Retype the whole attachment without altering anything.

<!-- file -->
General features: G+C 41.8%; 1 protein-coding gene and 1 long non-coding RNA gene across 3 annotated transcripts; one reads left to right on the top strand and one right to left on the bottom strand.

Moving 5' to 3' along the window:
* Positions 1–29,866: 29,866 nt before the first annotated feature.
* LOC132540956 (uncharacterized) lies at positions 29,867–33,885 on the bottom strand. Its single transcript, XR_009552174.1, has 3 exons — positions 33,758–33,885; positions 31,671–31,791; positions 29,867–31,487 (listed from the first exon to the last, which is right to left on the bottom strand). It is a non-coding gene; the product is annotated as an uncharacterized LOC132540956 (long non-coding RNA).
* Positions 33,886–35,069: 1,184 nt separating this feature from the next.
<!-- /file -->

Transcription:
General features: G+C 41.8%; 1 protein-coding gene and 1 long non-coding RNA gene across 3 annotated transcripts; one reads left to right on the top strand and one right to left on the bottom strand.

Moving 5' to 3' along the window:
* Positions 1–29,866: 29,866 nt before the first annotated feature.
* LOC132540956 (uncharacterized) lies at positions 29,867–33,885 on the bottom strand. Its single transcript, XR_009552174.1, has 3 exons — positions 33,758–33,885; positions 31,671–31,791; positions 29,867–31,487 (listed from the first exon to the last, which is right to left on the bottom strand). It is a non-coding gene; the product is annotated as an uncharacterized LOC132540956 (long non-coding RNA).
* Positions 33,886–35,069: 1,184 nt separating this feature from the next.